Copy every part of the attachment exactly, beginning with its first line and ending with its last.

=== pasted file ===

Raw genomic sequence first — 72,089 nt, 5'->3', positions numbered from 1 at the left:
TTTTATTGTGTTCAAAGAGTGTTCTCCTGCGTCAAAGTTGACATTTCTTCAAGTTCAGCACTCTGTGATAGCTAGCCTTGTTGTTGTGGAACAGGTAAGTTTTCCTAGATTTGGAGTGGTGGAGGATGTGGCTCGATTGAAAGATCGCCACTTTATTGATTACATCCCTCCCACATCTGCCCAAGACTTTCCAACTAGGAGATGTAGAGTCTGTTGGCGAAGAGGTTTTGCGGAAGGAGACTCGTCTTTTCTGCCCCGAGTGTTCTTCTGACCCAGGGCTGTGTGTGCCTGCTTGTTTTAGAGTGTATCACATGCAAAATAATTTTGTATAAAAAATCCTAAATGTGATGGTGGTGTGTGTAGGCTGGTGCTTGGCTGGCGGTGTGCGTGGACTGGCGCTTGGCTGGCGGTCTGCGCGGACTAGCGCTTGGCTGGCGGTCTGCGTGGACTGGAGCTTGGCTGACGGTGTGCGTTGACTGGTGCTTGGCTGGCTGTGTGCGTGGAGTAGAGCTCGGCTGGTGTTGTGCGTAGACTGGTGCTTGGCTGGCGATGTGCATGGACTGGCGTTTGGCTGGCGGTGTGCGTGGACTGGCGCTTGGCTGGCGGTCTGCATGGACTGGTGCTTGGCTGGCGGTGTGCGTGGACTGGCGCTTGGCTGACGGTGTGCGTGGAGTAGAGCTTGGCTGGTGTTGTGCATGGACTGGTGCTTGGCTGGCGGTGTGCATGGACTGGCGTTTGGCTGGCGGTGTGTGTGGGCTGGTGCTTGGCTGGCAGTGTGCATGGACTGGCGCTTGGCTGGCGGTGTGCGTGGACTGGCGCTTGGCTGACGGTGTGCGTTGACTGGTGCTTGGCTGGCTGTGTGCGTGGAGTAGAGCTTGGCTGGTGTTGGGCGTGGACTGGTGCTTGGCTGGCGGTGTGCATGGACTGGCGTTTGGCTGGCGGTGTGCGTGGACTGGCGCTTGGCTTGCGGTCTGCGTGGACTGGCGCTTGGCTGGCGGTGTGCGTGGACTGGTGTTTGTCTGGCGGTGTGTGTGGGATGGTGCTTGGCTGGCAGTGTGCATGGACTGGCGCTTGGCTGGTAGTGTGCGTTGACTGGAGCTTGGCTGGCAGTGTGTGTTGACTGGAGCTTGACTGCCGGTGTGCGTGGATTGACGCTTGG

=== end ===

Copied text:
Raw genomic sequence first — 72,089 nt, 5'->3', positions numbered from 1 at the left:
TTTTATTGTGTTCAAAGAGTGTTCTCCTGCGTCAAAGTTGACATTTCTTCAAGTTCAGCACTCTGTGATAGCTAGCCTTGTTGTTGTGGAACAGGTAAGTTTTCCTAGATTTGGAGTGGTGGAGGATGTGGCTCGATTGAAAGATCGCCACTTTATTGATTACATCCCTCCCACATCTGCCCAAGACTTTCCAACTAGGAGATGTAGAGTCTGTTGGCGAAGAGGTTTTGCGGAAGGAGACTCGTCTTTTCTGCCCCGAGTGTTCTTCTGACCCAGGGCTGTGTGTGCCTGCTTGTTTTAGAGTGTATCACATGCAAAATAATTTTGTATAAAAAATCCTAAATGTGATGGTGGTGTGTGTAGGCTGGTGCTTGGCTGGCGGTGTGCGTGGACTGGCGCTTGGCTGGCGGTCTGCGCGGACTAGCGCTTGGCTGGCGGTCTGCGTGGACTGGAGCTTGGCTGACGGTGTGCGTTGACTGGTGCTTGGCTGGCTGTGTGCGTGGAGTAGAGCTCGGCTGGTGTTGTGCGTAGACTGGTGCTTGGCTGGCGATGTGCATGGACTGGCGTTTGGCTGGCGGTGTGCGTGGACTGGCGCTTGGCTGGCGGTCTGCATGGACTGGTGCTTGGCTGGCGGTGTGCGTGGACTGGCGCTTGGCTGACGGTGTGCGTGGAGTAGAGCTTGGCTGGTGTTGTGCATGGACTGGTGCTTGGCTGGCGGTGTGCATGGACTGGCGTTTGGCTGGCGGTGTGTGTGGGCTGGTGCTTGGCTGGCAGTGTGCATGGACTGGCGCTTGGCTGGCGGTGTGCGTGGACTGGCGCTTGGCTGACGGTGTGCGTTGACTGGTGCTTGGCTGGCTGTGTGCGTGGAGTAGAGCTTGGCTGGTGTTGGGCGTGGACTGGTGCTTGGCTGGCGGTGTGCATGGACTGGCGTTTGGCTGGCGGTGTGCGTGGACTGGCGCTTGGCTTGCGGTCTGCGTGGACTGGCGCTTGGCTGGCGGTGTGCGTGGACTGGTGTTTGTCTGGCGGTGTGTGTGGGATGGTGCTTGGCTGGCAGTGTGCATGGACTGGCGCTTGGCTGGTAGTGTGCGTTGACTGGAGCTTGGCTGGCAGTGTGTGTTGACTGGAGCTTGACTGCCGGTGTGCGTGGATTGACGCTTGG